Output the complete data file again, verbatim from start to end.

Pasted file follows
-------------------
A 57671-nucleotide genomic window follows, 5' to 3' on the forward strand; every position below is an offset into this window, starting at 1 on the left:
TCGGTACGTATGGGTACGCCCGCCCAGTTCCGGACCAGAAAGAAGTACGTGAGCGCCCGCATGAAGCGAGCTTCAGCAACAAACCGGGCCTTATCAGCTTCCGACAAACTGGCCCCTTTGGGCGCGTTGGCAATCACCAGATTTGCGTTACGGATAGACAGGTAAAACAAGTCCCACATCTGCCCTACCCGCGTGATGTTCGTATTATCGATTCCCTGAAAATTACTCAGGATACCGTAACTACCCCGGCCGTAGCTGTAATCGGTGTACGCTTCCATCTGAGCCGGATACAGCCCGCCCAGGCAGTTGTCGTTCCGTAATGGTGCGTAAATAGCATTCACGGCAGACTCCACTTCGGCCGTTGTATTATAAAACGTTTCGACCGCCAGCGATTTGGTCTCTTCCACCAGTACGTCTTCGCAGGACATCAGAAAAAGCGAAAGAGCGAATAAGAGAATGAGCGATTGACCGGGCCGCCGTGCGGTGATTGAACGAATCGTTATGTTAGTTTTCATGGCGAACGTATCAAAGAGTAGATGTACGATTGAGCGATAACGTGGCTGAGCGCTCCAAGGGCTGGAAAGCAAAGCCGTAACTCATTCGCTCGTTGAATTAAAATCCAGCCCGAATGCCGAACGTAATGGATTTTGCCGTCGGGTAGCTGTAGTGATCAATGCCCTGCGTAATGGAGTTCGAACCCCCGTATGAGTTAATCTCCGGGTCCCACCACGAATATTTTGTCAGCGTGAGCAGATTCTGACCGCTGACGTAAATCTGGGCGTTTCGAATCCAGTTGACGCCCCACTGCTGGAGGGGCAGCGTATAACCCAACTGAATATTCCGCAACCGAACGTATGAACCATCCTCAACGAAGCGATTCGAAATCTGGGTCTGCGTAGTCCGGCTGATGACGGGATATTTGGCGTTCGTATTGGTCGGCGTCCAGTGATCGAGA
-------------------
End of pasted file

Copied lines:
A 57671-nucleotide genomic window follows, 5' to 3' on the forward strand; every position below is an offset into this window, starting at 1 on the left:
TCGGTACGTATGGGTACGCCCGCCCAGTTCCGGACCAGAAAGAAGTACGTGAGCGCCCGCATGAAGCGAGCTTCAGCAACAAACCGGGCCTTATCAGCTTCCGACAAACTGGCCCCTTTGGGCGCGTTGGCAATCACCAGATTTGCGTTACGGATAGACAGGTAAAACAAGTCCCACATCTGCCCTACCCGCGTGATGTTCGTATTATCGATTCCCTGAAAATTACTCAGGATACCGTAACTACCCCGGCCGTAGCTGTAATCGGTGTACGCTTCCATCTGAGCCGGATACAGCCCGCCCAGGCAGTTGTCGTTCCGTAATGGTGCGTAAATAGCATTCACGGCAGACTCCACTTCGGCCGTTGTATTATAAAACGTTTCGACCGCCAGCGATTTGGTCTCTTCCACCAGTACGTCTTCGCAGGACATCAGAAAAAGCGAAAGAGCGAATAAGAGAATGAGCGATTGACCGGGCCGCCGTGCGGTGATTGAACGAATCGTTATGTTAGTTTTCATGGCGAACGTATCAAAGAGTAGATGTACGATTGAGCGATAACGTGGCTGAGCGCTCCAAGGGCTGGAAAGCAAAGCCGTAACTCATTCGCTCGTTGAATTAAAATCCAGCCCGAATGCCGAACGTAATGGATTTTGCCGTCGGGTAGCTGTAGTGATCAATGCCCTGCGTAATGGAGTTCGAACCCCCGTATGAGTTAATCTCCGGGTCCCACCACGAATATTTTGTCAGCGTGAGCAGATTCTGACCGCTGACGTAAATCTGGGCGTTTCGAATCCAGTTGACGCCCCACTGCTGGAGGGGCAGCGTATAACCCAACTGAATATTCCGCAACCGAACGTATGAACCATCCTCAACGAAGCGATTCGAAATCTGGGTCTGCGTAGTCCGGCTGATGACGGGATATTTGGCGTTCGTATTGGTCGGCGTCCAGTGATCGAGA